- on 26 February 2017, at least two police officers were injured in an attack on a police station in central Constantine.
- on 28 October 2016, a police officer was killed in Constantine. Daesh later claimed responsibility.
- on 23 March 2016, reports of an attempted suicide bomber being shot and killed by police in Tizi Ouzou in the Kabylie region of Algeria.
- on 18 March 2016, the In Salah gas joint venture in central Algeria was attacked by explosive munitions fired from a distance. There were no injuries or casualties.
Borders with Mali and Niger
Do not travel within 450 kilometres of the border with Mali and Niger due to the threat of terrorist attack, banditry and kidnapping.
Borders with Tunisia, Libya and Mauritania
Do not travel within 100 kilometres of the borders with Tunisia, Libya and Mauritania due to the threat of terrorist attack, banditry and kidnapping. Algerian and Tunisian security forces regularly conduct security operations along the border between Algeria and Tunisia in the Chaambi mountains area, south of Souk Ahras. There is an increased threat in this area due to the presence of extremists. In 2013, at least 37 foreign employees and one local worker were killed in an attack on a gas plant at In Amenas.
Terrorism is a threat throughout the world. More information:
Terrorist threat worldwide.
Kidnapping, by both criminals and terrorists, is a real threat in Algeria, particularly outside major centres. Kidnappings occur frequently in the Kabylie region in north east Algeria and in the trans-Sahara region in the south. The threat is especially high in the Djanet district in Illizi province and Tamanrasset province.
Al-Qaeda in the Islamic Maghreb (AQIM) and splinter groups committed to the same ideology have taken a number of hostages from remote areas in Algeria and neighbouring countries. A number remain in captivity. On 21 September 2014, a French national was kidnapped and later killed in the mountainous area of Tizi Ouzou, in the Kabylie region.
The Australian Government's longstanding policy is that it doesn't make payments or concessions to kidnappers. The Australian Government considers that paying a ransom increases the risk of further kidnappings, including of other Australians. If you decide to travel to an area where there is a particular threat of kidnapping, ensure you have personal security measures in place and seek professional security advice.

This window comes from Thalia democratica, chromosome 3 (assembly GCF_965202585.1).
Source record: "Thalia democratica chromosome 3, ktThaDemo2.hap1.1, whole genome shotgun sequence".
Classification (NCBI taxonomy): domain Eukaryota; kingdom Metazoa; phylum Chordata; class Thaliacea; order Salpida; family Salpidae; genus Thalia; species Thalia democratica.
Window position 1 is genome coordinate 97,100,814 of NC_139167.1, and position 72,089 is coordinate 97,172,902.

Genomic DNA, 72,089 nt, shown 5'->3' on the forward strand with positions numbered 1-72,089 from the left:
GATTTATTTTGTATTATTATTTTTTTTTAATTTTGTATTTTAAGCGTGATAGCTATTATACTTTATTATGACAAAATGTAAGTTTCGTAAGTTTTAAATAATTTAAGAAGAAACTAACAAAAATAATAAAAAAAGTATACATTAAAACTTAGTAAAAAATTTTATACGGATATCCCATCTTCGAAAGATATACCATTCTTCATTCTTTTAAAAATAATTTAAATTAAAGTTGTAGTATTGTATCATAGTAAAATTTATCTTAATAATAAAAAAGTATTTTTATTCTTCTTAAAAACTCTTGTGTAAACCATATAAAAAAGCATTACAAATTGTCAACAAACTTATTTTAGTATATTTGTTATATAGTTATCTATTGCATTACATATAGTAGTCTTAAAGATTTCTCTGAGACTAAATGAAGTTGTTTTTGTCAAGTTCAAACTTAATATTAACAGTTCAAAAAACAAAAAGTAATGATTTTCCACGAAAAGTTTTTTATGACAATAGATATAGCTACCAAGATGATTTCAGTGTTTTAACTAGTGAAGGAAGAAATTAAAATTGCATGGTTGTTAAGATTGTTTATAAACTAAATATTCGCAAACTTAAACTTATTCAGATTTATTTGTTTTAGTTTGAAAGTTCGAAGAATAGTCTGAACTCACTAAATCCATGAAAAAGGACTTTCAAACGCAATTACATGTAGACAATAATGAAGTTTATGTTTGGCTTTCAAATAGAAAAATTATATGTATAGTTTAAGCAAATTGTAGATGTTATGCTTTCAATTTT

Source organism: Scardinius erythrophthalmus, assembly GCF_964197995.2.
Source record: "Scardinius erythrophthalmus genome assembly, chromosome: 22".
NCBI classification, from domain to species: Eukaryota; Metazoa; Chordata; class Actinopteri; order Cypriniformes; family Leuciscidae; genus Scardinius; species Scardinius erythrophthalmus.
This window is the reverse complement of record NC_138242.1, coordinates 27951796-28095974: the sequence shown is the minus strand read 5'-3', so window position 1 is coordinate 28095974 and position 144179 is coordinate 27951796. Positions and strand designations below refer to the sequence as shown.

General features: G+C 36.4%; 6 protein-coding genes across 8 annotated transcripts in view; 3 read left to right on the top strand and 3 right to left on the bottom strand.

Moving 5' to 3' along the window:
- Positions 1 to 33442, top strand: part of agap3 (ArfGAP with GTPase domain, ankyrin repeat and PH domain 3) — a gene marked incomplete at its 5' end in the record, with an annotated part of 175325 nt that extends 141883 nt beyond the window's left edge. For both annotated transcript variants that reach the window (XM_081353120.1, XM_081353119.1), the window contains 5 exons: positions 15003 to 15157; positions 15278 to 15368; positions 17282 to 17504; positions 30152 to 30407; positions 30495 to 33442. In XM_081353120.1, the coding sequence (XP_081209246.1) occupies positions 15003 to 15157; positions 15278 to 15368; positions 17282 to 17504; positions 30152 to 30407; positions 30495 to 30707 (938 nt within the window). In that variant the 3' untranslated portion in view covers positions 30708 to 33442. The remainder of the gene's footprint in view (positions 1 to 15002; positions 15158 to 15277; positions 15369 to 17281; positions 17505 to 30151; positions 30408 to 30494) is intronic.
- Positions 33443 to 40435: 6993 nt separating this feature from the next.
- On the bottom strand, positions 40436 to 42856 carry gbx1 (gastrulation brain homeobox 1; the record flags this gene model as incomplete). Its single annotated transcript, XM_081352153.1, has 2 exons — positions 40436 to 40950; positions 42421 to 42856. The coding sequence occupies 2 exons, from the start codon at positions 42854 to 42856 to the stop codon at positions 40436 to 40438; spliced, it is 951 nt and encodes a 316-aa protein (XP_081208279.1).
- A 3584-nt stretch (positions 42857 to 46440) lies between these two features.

Civil unrest/political tension
There are frequent demonstrations in Algeria. Most are peaceful, but some have involved violent clashes between police and demonstrators. Demonstrations are illegal in Algiers.
The frequency and intensity of localised, sporadic, and usually spontaneous civil disturbances over economic issues has increased significantly in recent years. International events or domestic political events may also prompt demonstrations and protests.
- Avoid political gatherings, protests and demonstrations, particularly outside mosques and educational institutions, as they may turn violent without warning. Exercise particular caution in the period surrounding Friday prayers.
- Monitor the news and other sources for information on planned and possible unrest or strikes and follow the instructions of local authorities.
- Be prepared to change your travel plans in case of disruptions.
- If you're affected by transport disruptions, contact your airline, travel agent or insurer for assistance.
Petty crime, such as pick-pocketing, bag snatching and theft from motor vehicles, occurs, and is especially a risk in the larger cities. Crime levels are higher after dark.
Avoid deserted beach areas, even during daylight hours, because of the threat of banditry and carjacking. Use a local licensed guide for tours of the Kasbah area of Algiers. There have been reports that criminals, posing as police officers, have carried out robberies, carjackings and erected illegal road blocks. Avoid carrying large amounts of money or valuables.
Money and Valuables
Credit cards can be used in hotels and a limited number of businesses in the larger cities. Most international credit cards are accepted by ATMs available in major cities and large international hotels. Only buy Algerian Dinars (DZD) at a "bureau de change" at international airports and large hotels, and in banks in major cities. Algerian law prohibits the import or export of DZD.
Your passport is a valuable document that is attractive to criminals who may try to use your identity to commit crimes. Always keep it in a safe place. You're required by Australian law to report a lost or stolen passport. If your
passport is lost or stolen overseas, report it
online or by contacting the nearest
Australian Embassy, High Commission or Consulate as soon as possible.